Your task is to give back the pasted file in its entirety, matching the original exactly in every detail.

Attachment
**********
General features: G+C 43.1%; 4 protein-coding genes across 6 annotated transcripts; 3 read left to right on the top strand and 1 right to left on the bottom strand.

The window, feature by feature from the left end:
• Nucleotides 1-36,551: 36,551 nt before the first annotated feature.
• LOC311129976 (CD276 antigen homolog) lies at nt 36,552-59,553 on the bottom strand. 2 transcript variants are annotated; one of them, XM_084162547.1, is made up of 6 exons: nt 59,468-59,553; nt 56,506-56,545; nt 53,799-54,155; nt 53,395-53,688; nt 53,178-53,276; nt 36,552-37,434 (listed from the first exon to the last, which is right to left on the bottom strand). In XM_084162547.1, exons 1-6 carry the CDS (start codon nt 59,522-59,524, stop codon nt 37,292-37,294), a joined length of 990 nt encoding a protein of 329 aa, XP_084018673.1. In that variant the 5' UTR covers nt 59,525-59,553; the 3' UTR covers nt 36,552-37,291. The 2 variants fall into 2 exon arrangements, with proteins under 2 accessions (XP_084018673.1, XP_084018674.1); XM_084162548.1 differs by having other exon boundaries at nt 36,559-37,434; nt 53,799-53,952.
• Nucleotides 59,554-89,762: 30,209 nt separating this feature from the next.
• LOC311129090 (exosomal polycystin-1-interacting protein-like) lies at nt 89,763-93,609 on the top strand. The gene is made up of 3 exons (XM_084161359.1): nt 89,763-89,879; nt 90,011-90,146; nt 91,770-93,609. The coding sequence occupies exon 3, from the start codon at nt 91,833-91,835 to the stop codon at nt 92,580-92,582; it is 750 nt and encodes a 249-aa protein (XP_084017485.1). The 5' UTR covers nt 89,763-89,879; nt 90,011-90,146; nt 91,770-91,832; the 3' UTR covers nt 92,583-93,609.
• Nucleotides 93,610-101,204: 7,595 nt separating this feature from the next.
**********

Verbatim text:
General features: G+C 43.1%; 4 protein-coding genes across 6 annotated transcripts; 3 read left to right on the top strand and 1 right to left on the bottom strand.

The window, feature by feature from the left end:
• Nucleotides 1-36,551: 36,551 nt before the first annotated feature.
• LOC311129976 (CD276 antigen homolog) lies at nt 36,552-59,553 on the bottom strand. 2 transcript variants are annotated; one of them, XM_084162547.1, is made up of 6 exons: nt 59,468-59,553; nt 56,506-56,545; nt 53,799-54,155; nt 53,395-53,688; nt 53,178-53,276; nt 36,552-37,434 (listed from the first exon to the last, which is right to left on the bottom strand). In XM_084162547.1, exons 1-6 carry the CDS (start codon nt 59,522-59,524, stop codon nt 37,292-37,294), a joined length of 990 nt encoding a protein of 329 aa, XP_084018673.1. In that variant the 5' UTR covers nt 59,525-59,553; the 3' UTR covers nt 36,552-37,291. The 2 variants fall into 2 exon arrangements, with proteins under 2 accessions (XP_084018673.1, XP_084018674.1); XM_084162548.1 differs by having other exon boundaries at nt 36,559-37,434; nt 53,799-53,952.
• Nucleotides 59,554-89,762: 30,209 nt separating this feature from the next.
• LOC311129090 (exosomal polycystin-1-interacting protein-like) lies at nt 89,763-93,609 on the top strand. The gene is made up of 3 exons (XM_084161359.1): nt 89,763-89,879; nt 90,011-90,146; nt 91,770-93,609. The coding sequence occupies exon 3, from the start codon at nt 91,833-91,835 to the stop codon at nt 92,580-92,582; it is 750 nt and encodes a 249-aa protein (XP_084017485.1). The 5' UTR covers nt 89,763-89,879; nt 90,011-90,146; nt 91,770-91,832; the 3' UTR covers nt 92,583-93,609.
• Nucleotides 93,610-101,204: 7,595 nt separating this feature from the next.